In 2013, journalist David Roberts asked “is humanity smarter than a protozoan?” Roberts’ article centered on the finite biological resources on planet Earth. It asked whether humans will have the ingenuity and discipline to temper our consumption to insure long-term prosperity, or whether we will pursue growth and consumption until we overwhelm our environment and enter an era of catastrophe, the way protozoa in a petri dish propagate ceaselessly and consume all resources until their population collapses.
The pursuit of seemingly endless growth has been a through-line in the United States’ history of roads and highways, even more in Minnesota that in other states: we have the 5th highest total highway miles in the country (disproportionate to both our geographic and population sizes) and we lead the nation in our attraction to gas guzzling SUVs, crossovers, and trucks. Transportation is Minnesota’s leading source of climate pollution and a significant contributor to the state’s economic and racial divides.
Pursuit of ceaseless and harmful growth continues in the Metropolitan Council’s 2021-2024 Transportation Improvement Program for the Twin Cities Metropolitan Area (“TIP”).
The TIP is currently open for public comment; comments will be accepted until August 10, 2020. The plan is divided into two primary parts. The body of the report, pages 1-42, describes various transportation funding sources, makes mention of some high-level transit and road projects, and describes the legal and policy framework for different funding streams and for the report itself. Appendix A, from page 42-101, lists numerous specific projects in detail.
It would be possible to submit comments on individual projects in the TIP: we suggest a transit line extended here, a lane added there. But such comments would miss the forest for the trees. The TIP—despite excellent plans to invest in transit, biking, and walking infrastructure throughout the region—is still a document that commits hundreds of millions of dollars to highway expansion, a plan that risks our future.
Move Minnesota will submit three foundational comments during the TIP’s comment period. We encourage our supporters to join us.
- Acknowledge the impact of TIP investments in the plan itself. The TIP is 116 pages long. Incredibly, in all that analysis and in all those project listings, the word “climate” does not appear one time. Nor are there any mentions of race. (The plan does mention “equity” and “sustainability” through references to policies in other documents.) Climate change and healing racial inequities are pivotal challenges in 2020 and will remain challenges in the years and decades to come. We request that the TIP include an analysis of how each transportation project and funding stream will impact our climate future and our current inequities and injustices. Transportation infrastructure and priorities are decimating our climate, are expanding and perpetuating economic inequality, and have been used to divide and destroy Black and brown communities. We need to know this won’t happen again.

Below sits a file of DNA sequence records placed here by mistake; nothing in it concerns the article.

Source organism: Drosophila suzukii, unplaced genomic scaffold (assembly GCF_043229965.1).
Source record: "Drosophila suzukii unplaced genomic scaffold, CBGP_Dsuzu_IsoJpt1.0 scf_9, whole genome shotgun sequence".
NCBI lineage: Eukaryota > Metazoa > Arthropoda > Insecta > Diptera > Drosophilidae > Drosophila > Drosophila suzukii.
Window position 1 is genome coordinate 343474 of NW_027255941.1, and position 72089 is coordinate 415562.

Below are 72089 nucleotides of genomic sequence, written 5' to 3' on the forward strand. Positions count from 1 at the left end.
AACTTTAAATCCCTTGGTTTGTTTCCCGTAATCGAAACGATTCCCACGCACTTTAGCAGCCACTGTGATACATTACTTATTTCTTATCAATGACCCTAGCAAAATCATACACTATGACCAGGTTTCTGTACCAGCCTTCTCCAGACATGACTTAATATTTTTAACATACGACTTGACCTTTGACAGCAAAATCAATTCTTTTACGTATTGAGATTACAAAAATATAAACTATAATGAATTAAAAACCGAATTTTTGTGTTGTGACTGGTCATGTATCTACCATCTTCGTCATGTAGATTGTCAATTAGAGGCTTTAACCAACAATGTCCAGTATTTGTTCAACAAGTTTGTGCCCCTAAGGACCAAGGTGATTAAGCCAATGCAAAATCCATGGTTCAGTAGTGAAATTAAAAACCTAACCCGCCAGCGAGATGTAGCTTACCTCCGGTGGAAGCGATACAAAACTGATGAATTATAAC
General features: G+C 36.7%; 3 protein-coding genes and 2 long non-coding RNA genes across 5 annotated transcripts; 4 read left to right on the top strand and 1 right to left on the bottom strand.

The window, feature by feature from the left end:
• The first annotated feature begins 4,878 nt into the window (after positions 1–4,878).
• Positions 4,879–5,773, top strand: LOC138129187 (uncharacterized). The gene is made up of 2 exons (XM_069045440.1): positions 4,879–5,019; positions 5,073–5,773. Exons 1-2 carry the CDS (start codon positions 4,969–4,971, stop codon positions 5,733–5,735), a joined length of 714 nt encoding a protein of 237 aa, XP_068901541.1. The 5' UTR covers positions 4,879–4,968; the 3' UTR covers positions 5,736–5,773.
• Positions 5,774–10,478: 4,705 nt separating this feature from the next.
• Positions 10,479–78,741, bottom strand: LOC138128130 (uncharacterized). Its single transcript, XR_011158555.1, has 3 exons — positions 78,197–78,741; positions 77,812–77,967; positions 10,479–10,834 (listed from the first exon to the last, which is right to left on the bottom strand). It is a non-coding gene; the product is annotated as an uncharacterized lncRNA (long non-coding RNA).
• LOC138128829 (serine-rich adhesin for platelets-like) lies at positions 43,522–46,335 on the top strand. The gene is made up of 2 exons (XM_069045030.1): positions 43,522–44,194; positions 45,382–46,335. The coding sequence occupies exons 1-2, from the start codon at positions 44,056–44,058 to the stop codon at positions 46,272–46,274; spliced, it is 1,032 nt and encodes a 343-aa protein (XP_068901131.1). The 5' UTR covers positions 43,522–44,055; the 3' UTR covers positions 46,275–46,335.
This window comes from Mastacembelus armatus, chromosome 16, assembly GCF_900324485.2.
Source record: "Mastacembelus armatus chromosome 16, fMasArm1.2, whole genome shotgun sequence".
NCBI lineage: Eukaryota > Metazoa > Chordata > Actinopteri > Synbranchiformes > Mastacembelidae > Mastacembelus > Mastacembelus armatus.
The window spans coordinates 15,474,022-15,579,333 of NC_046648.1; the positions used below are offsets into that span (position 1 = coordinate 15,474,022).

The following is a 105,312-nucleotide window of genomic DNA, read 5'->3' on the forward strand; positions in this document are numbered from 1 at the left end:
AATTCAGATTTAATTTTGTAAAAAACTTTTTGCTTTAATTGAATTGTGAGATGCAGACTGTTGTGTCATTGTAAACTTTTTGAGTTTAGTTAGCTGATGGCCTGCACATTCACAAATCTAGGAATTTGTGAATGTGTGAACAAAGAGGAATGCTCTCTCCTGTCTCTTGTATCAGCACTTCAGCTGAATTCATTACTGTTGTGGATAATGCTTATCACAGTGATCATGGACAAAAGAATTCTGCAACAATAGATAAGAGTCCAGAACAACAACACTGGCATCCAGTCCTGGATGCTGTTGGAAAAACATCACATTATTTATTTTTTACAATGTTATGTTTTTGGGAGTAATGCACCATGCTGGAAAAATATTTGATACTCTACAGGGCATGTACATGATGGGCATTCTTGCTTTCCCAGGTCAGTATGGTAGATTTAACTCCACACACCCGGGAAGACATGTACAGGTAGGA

- Do not expand roadways. Don’t just take money because it is there. Expanding roadways—whether through lane expansions, adding HOV lanes rather than restricting existing lanes to HOV lanes, or creating new flyovers or interchanges—induces demand for driving. This means that the more we build, the more people will drive. Yet we know we need to reduce the amount of miles people drive to meet even the most timid climate targets; we know we must close the gap between the ease of car travel and the ease of biking, walking, and transit if we are to deliver economic and racial justice to our communities. Move Minnesota understands that federal money is available for highway expansion and that accepting that money feels like the right thing to do—it’s what our region has always done, and it’s money coming to our communities. But the fact that someone will pay for something does not make it right. We ask that the Metropolitan Council refuse money for roadway expansion and redirect all local road expansion monies to biking, walking, and transit investments.
- Act now. We recognize that the TIP relies on policy guidance in Thrive 2040, the Transportation Policy Plan (TPP), and other previously-written documents. Yet the world is changing incredibly fast, and these documents fall out of date faster than we could have imagined. When the TPP passed, the federal government was tightening CAFE standards for cars and trucks and was committed to carbon reduction. No longer. We need the Metropolitan Council to respond to current realities, not plans adopted six years ago. We request that the Metropolitan Council act in our collective best interest in the TIP, not just follow the letter of past plans.
Our communities’ futures rely on smart and responsive governing, and on having the courage to admit where our governments and society have made mistakes in the past. We look forward to working with the Metropolitan Council in the months and years ahead to develop a transportation infrastructure and future that protects us all and delivers justice for our communities.